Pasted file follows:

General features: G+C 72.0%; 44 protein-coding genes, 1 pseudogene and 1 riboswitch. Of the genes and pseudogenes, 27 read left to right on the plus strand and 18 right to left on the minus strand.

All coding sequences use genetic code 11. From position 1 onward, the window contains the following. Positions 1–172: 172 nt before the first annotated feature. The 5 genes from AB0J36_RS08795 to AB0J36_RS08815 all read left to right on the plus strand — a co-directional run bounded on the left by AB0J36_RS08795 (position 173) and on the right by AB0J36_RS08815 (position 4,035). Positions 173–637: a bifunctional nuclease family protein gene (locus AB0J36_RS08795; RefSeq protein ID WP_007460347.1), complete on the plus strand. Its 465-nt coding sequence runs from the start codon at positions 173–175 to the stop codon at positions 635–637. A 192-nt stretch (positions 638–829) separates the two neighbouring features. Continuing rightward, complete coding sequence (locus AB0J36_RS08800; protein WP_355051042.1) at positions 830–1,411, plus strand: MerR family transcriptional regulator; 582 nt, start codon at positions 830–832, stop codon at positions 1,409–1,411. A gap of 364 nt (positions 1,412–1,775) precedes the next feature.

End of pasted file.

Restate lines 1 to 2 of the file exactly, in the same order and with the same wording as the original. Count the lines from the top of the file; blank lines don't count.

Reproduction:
General features: G+C 72.0%; 44 protein-coding genes, 1 pseudogene and 1 riboswitch. Of the genes and pseudogenes, 27 read left to right on the plus strand and 18 right to left on the minus strand.

All coding sequences use genetic code 11. From position 1 onward, the window contains the following. Positions 1–172: 172 nt before the first annotated feature. The 5 genes from AB0J36_RS08795 to AB0J36_RS08815 all read left to right on the plus strand — a co-directional run bounded on the left by AB0J36_RS08795 (position 173) and on the right by AB0J36_RS08815 (position 4,035). Positions 173–637: a bifunctional nuclease family protein gene (locus AB0J36_RS08795; RefSeq protein ID WP_007460347.1), complete on the plus strand. Its 465-nt coding sequence runs from the start codon at positions 173–175 to the stop codon at positions 635–637. A 192-nt stretch (positions 638–829) separates the two neighbouring features. Continuing rightward, complete coding sequence (locus AB0J36_RS08800; protein WP_355051042.1) at positions 830–1,411, plus strand: MerR family transcriptional regulator; 582 nt, start codon at positions 830–832, stop codon at positions 1,409–1,411. A gap of 364 nt (positions 1,412–1,775) precedes the next feature.